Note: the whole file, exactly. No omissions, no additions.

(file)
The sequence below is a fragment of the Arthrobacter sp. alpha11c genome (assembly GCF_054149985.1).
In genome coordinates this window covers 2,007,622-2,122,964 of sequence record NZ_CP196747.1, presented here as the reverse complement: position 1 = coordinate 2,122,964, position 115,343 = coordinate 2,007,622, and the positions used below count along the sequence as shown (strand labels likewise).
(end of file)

The sequence below is a fragment of the Arthrobacter sp. alpha11c genome (assembly GCF_054149985.1).
In genome coordinates this window covers 2,007,622-2,122,964 of sequence record NZ_CP196747.1, presented here as the reverse complement: position 1 = coordinate 2,122,964, position 115,343 = coordinate 2,007,622, and the positions used below count along the sequence as shown (strand labels likewise).